Yesterday, the Columbus Dispatch reported that the House Republicans were set to consider some 200 amendments submitted in response to the Substitute House Bill they introduced for the State’s budget Thursday afternoon.  Now the fate of these amendments are far from certain, but among the things the House GOP is being urged to change are:

  • Their new provision that would give county commissioners authority to privatize county jails.  It’s getting to the point where Ohio’s criminals may never actually be punished by the State, but out-of-state corporations hired to mete out punishment for profits.
  • Some Cincinnati-area lawmakers want to change the CAT-tax provisions for the casinos away from being based on gross receipts, but changed from net.  The Strickland Administration largely favored gross, and it appears the Kasich Administration has as well.  However, the casinos are threatening that a CAT tax on the gross receipts would force them to scale back the plans for their developments of the casinos that they were able to get a constitutional lock to create.
  • Provisions that would substantially revise teacher tenure as we know it and enact some of the merit-based pay provisions of SB 5 is supposedly up for further consideration.  Just like SB 5 did, continuing contracts for teachers are limited to three-year terms in the changes the House GOP announced Thursday and prohibits continuing contracts (tenure) for any teacher who was initially licensed after January 1 of this year.
  • The massive power grab handed to for-profit charter school operators like David Brennan of White Hat Management that has been roundly criticized by charter school advocates of turning Ohio into a “laughingstock” nationally when it comes to accountability for charter schools.  Among the things that the House GOP included for charter schools was a ban of collective bargaining rights of employees of charter school governing authorities (i.e. charter school employees.)

On Thursday, the House unveiled a number of changes to some provisions we’ve been discussing since the budget was first unveiled by Governor Kasich in mid-March.

The massive privatization power grab for Kasich’s Cabinet.

The House Republicans limited the six-pages buried in the Governor’s budget that would have given Office of Budget & Management Director Tim Keen authority to privatize any State government service was reduced down to allowing Keen to privatize any “highway services” and that power is sunset at the end of the first fiscal year of this budget.  Based on the surrounding language, it’s pretty clear that the House GOP is giving the Kasich Administration a green light to lease the Ohio Turnpike out to a private operator, but for some reason they just won’t out and just say that’s what they’re doing.

Assistance to help seniors stay in their homes (Passport) 

  After the Dispatch reported on Kasich’s hypocrisy of talking in his State of the State about helping seniors stay in their homes and out of expensive nursing home care only to slash the budget for Passport, which does just that.  The House Republicans removed about $15 million of the Governor’s cuts to the programs.  The bad news is that means they’re still keeping roughly 74% of the cuts to the program’s funding that the Governor originally called for.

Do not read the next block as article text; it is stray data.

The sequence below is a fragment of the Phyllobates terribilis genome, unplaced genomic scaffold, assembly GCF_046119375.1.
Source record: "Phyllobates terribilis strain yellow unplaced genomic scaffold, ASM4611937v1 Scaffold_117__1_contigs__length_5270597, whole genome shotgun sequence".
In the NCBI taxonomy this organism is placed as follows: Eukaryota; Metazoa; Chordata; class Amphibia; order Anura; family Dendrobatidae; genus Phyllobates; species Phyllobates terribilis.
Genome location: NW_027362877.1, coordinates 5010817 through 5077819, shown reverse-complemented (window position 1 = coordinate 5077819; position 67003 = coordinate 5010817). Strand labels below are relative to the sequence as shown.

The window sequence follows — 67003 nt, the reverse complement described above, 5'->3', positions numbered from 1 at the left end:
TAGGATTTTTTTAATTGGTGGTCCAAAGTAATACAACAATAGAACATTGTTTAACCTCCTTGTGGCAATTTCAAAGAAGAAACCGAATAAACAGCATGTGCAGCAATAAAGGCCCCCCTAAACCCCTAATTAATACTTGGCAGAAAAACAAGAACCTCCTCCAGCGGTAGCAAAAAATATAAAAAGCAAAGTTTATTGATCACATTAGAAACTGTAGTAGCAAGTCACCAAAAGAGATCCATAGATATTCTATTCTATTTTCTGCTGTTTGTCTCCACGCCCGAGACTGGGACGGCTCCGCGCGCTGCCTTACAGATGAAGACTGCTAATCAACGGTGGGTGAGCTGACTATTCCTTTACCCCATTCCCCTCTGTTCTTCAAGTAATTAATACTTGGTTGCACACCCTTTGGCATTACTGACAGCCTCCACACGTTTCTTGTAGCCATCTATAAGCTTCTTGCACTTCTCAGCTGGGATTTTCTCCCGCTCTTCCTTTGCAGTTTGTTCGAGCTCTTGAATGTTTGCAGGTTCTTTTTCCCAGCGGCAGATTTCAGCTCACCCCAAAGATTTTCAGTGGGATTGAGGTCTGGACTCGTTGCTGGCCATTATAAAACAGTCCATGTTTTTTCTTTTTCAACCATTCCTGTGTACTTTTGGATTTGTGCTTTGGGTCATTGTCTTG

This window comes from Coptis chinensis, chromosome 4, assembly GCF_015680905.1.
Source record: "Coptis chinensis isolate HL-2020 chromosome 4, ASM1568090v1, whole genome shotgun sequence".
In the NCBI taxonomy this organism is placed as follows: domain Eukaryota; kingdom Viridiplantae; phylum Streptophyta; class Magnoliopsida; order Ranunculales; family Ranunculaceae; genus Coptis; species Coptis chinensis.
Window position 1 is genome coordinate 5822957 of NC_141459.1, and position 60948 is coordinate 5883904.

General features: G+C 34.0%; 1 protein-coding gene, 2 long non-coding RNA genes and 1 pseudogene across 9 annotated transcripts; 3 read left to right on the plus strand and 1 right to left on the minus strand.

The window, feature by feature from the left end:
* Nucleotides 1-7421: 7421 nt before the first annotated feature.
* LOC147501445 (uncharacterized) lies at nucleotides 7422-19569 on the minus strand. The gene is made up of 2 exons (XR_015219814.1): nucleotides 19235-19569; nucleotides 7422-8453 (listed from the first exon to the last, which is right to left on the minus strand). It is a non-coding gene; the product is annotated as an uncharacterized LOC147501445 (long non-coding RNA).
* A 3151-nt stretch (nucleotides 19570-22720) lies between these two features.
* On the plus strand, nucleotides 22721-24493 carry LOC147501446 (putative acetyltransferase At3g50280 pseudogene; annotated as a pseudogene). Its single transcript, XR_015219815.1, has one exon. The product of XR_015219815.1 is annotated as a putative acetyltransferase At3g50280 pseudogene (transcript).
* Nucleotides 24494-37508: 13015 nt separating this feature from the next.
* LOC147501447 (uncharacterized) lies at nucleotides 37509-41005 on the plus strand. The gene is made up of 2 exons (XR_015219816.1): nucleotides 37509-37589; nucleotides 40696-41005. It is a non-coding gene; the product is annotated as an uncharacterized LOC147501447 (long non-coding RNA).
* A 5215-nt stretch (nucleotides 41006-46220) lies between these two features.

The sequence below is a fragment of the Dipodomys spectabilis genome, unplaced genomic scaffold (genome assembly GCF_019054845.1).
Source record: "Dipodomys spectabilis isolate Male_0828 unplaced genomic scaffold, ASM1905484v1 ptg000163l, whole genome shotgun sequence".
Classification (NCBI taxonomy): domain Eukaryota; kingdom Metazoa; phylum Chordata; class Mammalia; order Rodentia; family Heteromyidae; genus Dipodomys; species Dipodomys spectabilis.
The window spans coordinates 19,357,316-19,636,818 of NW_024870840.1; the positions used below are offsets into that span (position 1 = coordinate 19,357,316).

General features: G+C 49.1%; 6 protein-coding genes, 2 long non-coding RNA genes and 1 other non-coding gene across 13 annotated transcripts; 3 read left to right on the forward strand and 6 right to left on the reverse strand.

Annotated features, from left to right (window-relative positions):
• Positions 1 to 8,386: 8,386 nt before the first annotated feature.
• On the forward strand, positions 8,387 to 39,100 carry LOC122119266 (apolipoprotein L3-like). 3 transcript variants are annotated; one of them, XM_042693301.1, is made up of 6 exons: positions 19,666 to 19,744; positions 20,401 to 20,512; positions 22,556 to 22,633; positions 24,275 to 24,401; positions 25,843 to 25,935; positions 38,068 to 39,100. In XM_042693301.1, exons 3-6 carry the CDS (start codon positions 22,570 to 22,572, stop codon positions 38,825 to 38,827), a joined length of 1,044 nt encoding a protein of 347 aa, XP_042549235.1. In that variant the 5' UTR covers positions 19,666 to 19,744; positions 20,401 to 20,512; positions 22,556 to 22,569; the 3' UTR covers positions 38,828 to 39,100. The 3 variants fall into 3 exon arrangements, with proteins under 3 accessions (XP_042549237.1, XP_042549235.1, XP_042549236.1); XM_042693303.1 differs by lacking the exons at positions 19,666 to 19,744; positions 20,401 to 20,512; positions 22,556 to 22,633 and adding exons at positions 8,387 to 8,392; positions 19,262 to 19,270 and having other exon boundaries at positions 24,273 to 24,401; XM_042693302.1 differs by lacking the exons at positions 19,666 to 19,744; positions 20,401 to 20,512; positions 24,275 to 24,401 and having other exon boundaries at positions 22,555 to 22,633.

Will that additional $15 million help House Republicans in the fall when they face angry seniors who are still going to upset by the Republicans vote to slash tens of millions from the program in a massive double digit cut to a very popular program’s funding?  I bet not.

Changes to civil service protections

For the most part, the House GOP kept all of Governor Kasich’s changes to Ohio’s civil service laws that we mentioned.  The only changes they made is that when a veteran and a non-veterans tie on an examination, the House GOP kept the current law that breaks the tie in favor of the veteran applicant.  Kasich’s budget would have eliminating this veterans’ hiring preference law.

Other than that, the House kept all the other changes that the Governor’s budget proposes, including changing how much of a bonus a veteran applicant gets to their civil service examination.

What hasn’t changed

The changes the House GOP was, let’s face it, minor practically cosmetic changes to the bill.  The most substantial changes the House did make from Kasich’s budget was:

  • Add an extra $80 million for schools (which is a drop in the budget compared to the billions in State funding they’re still going to lose under even the House GOP budget),
  • Gut sentencing reform out of the budget,
  • Cut out of Kasich’s proposal for a shift of pension contributions from the State to employees beyond what they’re already having to make in additional contributions to return the pensions to solvency after the Lehman Brothers-inspired collapse of Wall Street, and
  • Add the last-minute inclusion of estate tax repeal.

Kasich’s prevailing wage changes are unchanged and unchallenged.  His privatization of Ohio’s prisons and juvenile facilities has now expanded to include the juvenile facility in Scioto County that Kasich’s budget slated to close.

The State Senate has already begun their own committee hearings this week on the State budget.  The House Finance Committee is expected to pass the budget out of committee this afternoon or evening.  A floor vote on the House is expected on Thursday where there may be even more attempts to amend the budget.

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